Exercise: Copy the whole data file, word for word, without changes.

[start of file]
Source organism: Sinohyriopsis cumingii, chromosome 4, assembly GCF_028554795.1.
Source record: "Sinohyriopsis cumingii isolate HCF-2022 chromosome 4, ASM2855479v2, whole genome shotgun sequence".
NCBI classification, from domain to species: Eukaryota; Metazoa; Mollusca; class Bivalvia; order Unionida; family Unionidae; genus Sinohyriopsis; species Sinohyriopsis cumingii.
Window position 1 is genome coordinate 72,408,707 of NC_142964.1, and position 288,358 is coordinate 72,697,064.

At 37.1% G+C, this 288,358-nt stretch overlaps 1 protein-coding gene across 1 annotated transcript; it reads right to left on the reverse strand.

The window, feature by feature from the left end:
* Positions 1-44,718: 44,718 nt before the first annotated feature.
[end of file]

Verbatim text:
Source organism: Sinohyriopsis cumingii, chromosome 4, assembly GCF_028554795.1.
Source record: "Sinohyriopsis cumingii isolate HCF-2022 chromosome 4, ASM2855479v2, whole genome shotgun sequence".
NCBI classification, from domain to species: Eukaryota; Metazoa; Mollusca; class Bivalvia; order Unionida; family Unionidae; genus Sinohyriopsis; species Sinohyriopsis cumingii.
Window position 1 is genome coordinate 72,408,707 of NC_142964.1, and position 288,358 is coordinate 72,697,064.

At 37.1% G+C, this 288,358-nt stretch overlaps 1 protein-coding gene across 1 annotated transcript; it reads right to left on the reverse strand.

The window, feature by feature from the left end:
* Positions 1-44,718: 44,718 nt before the first annotated feature.